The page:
Obviously biased statistics published in the Metropolitan Corporate Counsel. “Four of ten medical malpractice lawsuits filed in America each year are groundless and overhead costs of malpractice litigation are exorbitant. These costs, of course, are imposed on doctors, hospitals and insurers, and then ultimately passed on to health care consumers.” In addition, “the overall shortage of doctors practicing both primary care and high-risk specialties may grow to nearly 125,000 by 2025.”
Most Americans want curbs on medical malpractice lawsuits. “In this country, there are just too many people who are just out for a quick buck,” said Christine Vasquez, 67, a retiree from Clarkston, Mich. “I think our insurance costs would go way down if (doctors) didn’t have to be so scared to be sued all the time.”
Connecticut fertility doctor loses NY license after using his own sperm to artificially inseminate a patient. How was he caught? Well, it just so happened that the physician was Caucasian and the intended father was African American. So the doctor’s a weirdo who doesn’t understand genetics. Not sure which would be worse … having his baby or shaking his hand after the office visit.
Walgreens error results in young girl being given amiodarone instead of tamiflu to treat influenza. Family not sure whether there will be heart damage.
A 2003 Auburn University study on pharmacy errors estimated they will occur four times a day at pharmacies filling more than 250 prescriptions daily and that in 1,000 of those errors are a threat to patients’ health. More than 3.6 billion prescriptions were filled in the US in 2008, which adds up to the potential for a lot of errors. This is another area in which humans are expected to behave perfectly.
In other news, as a result of this incident, JCAHO has recommended banning all pharmacies as a patient safety measure.
Eighty five percent of doctors surveyed reported that the threat of malpractice litigation is hampering their ability to practice medicine properly.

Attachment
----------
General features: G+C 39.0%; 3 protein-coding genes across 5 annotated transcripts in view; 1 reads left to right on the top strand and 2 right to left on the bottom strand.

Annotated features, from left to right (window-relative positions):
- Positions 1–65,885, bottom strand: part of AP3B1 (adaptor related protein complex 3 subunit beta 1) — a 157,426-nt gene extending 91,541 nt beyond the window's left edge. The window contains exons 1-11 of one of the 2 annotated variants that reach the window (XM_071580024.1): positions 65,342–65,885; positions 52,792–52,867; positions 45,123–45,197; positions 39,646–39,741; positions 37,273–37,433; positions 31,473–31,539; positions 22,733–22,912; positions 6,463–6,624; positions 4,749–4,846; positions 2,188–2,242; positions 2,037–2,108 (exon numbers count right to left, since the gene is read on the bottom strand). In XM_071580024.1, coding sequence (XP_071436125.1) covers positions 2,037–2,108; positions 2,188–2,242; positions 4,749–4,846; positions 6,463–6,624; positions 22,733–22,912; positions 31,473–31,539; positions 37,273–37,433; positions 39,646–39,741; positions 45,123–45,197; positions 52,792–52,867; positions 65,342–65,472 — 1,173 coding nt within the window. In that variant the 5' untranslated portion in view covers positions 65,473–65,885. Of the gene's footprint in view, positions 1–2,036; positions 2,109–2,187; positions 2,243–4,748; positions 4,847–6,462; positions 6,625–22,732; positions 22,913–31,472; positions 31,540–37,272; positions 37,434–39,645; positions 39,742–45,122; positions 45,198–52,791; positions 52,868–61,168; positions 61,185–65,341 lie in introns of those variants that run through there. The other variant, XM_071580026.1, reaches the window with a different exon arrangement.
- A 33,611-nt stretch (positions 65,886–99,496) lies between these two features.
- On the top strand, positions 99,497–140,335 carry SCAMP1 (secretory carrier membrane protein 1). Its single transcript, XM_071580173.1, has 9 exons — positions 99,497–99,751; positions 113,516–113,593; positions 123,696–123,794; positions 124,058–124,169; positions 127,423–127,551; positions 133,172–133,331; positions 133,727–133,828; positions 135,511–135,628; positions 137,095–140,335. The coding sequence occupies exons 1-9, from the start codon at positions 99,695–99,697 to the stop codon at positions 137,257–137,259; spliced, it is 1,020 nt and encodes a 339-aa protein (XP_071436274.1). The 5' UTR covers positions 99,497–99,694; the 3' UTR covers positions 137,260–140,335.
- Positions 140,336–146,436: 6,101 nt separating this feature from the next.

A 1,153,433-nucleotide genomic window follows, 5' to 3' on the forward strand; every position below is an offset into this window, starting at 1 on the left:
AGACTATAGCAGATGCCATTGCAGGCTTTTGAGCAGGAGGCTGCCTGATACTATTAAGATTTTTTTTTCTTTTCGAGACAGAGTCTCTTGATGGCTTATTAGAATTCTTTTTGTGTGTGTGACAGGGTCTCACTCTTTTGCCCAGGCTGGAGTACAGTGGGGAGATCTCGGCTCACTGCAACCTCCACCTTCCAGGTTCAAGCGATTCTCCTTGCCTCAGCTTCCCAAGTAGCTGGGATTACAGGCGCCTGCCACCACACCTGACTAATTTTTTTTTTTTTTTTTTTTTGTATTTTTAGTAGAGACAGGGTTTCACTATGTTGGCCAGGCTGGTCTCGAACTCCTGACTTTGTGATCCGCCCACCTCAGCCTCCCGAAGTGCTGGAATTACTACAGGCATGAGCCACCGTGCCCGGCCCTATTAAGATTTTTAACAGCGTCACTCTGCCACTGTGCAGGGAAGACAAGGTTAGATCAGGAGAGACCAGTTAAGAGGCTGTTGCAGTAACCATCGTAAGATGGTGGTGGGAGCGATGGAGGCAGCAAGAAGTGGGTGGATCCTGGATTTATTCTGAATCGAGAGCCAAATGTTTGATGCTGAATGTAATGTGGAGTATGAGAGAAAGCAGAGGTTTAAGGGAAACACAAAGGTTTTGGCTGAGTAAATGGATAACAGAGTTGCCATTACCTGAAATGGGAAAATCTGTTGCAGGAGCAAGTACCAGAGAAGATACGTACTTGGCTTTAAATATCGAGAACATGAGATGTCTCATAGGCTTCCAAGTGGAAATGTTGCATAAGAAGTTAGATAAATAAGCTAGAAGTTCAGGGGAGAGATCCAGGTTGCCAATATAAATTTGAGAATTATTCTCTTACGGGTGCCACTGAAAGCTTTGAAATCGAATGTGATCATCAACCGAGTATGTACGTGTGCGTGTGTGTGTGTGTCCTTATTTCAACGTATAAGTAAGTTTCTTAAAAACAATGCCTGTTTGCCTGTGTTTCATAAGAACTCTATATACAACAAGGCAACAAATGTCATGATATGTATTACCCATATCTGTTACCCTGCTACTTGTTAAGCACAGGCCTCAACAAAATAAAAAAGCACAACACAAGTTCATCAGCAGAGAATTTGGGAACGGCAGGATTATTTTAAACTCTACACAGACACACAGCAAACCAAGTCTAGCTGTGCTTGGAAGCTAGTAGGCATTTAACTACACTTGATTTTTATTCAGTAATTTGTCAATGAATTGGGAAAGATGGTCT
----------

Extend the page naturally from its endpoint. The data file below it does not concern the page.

Ninety two percent of physicians want medical malpractice reform. The other 8% are plaintiff experts. Many physicians also supported ending coverage refusals based on pre-existing conditions. Sixty one percent recommended allowing patients to opt out of Medicare, “a government program that underpays doctors so badly in some cases that many Medicare patients have trouble finding doctors who will see them.” Hmmmm. Insurance doesn’t equal access. Wonder where I’ve heard that before. Another interesting statistic – 62% of physicians disagree with the American Medical Association’s endorsement of President Obama’s reform proposal.
Stuck with a hepatitis patient’s bloody needle. Would you take medicine with many side effects that might lessen the chance of you getting HIV or would you forget about it? A difficult decision explained by a new ED nurse who was put in the exact situation.
More emergency department closures in CANADA … not enough doctors are willing to work in Prince Edward Island. The Kings County Memorial emergency department closure during evening hours leaves the entire county without an emergency department during overnight hours. But at least everyone has health insurance, right?
Edwin Leap is spot on. “Healthcare reform that seeks to increase access will not help if physicians aren’t accessible. Right now, in a time in which increased work can in fact result in increased money, physicians are avoiding call in droves for lifestyle reasons. Guess what will happen when their pay is cut and they are salaried? When they make the same amount of money for lots of work or little work? Are we prepared to force physicians to work under threat of punishment?” The entire article is enlightening.
Got Propofol? Conrad Murray, the doctor implicated in Michael Jackson’s death, has started practicing medicine again — at the Conrad Murray Center for Sleep Pathology … er, um … the Armstrong Medical Clinic in Houston.
See, America? Lawsuits improve patient safety. Attorney Michael Bryant, president of the Minnesota Association for Justice goes on record as saying “Right now the estimates are that 98,000 people die each year in this country due to medical errors. If you make it harder to bring those cases to court, I don’t see how you’re going to save more lives – you’re going to kill more people.”
In other news, JCAHO and Gerry Spence have both demanded that plaintiff attorneys begin running hospitals as a patient safety measure.